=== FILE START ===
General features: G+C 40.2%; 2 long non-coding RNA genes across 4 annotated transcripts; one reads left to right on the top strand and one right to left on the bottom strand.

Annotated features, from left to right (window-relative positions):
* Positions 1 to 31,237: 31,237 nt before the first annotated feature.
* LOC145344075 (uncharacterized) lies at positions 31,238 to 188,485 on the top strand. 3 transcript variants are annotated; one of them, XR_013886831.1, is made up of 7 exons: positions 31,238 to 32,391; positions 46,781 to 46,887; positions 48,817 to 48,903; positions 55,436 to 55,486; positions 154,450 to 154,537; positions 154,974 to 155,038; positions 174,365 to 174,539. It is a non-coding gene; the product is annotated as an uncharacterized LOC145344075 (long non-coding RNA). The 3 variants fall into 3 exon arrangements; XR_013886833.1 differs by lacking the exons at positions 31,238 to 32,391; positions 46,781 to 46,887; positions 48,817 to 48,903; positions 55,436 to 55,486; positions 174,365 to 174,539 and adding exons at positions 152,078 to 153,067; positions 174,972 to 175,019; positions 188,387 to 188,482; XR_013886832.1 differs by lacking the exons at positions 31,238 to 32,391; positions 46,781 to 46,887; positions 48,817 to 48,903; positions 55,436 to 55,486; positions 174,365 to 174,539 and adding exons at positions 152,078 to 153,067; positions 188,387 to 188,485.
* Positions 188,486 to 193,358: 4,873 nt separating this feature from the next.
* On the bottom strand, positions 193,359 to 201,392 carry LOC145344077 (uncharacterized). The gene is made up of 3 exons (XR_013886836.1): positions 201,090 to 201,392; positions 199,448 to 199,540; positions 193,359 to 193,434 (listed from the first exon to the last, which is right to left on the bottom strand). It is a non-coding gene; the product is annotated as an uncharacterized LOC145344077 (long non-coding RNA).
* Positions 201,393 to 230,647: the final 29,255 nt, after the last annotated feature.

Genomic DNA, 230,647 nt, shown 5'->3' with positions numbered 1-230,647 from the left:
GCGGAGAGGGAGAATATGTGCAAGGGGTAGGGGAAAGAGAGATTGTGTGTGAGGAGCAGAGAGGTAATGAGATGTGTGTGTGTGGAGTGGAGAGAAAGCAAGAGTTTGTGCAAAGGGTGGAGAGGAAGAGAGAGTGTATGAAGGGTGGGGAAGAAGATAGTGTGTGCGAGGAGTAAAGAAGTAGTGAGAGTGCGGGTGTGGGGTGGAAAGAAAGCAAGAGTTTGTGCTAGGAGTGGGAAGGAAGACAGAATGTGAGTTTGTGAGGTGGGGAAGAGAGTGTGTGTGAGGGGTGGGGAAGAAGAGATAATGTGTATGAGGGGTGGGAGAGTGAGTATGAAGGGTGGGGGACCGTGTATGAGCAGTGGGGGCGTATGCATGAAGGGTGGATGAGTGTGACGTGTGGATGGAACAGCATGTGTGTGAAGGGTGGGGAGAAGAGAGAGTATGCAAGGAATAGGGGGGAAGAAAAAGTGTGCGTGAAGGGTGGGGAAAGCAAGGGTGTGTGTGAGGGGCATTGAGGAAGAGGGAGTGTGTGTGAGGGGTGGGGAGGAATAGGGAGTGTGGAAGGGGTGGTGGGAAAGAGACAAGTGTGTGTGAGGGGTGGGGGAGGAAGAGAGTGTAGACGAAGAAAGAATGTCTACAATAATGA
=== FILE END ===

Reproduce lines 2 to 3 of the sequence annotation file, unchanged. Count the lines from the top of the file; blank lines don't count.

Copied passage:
Annotated features, from left to right (window-relative positions):
* Positions 1 to 31,237: 31,237 nt before the first annotated feature.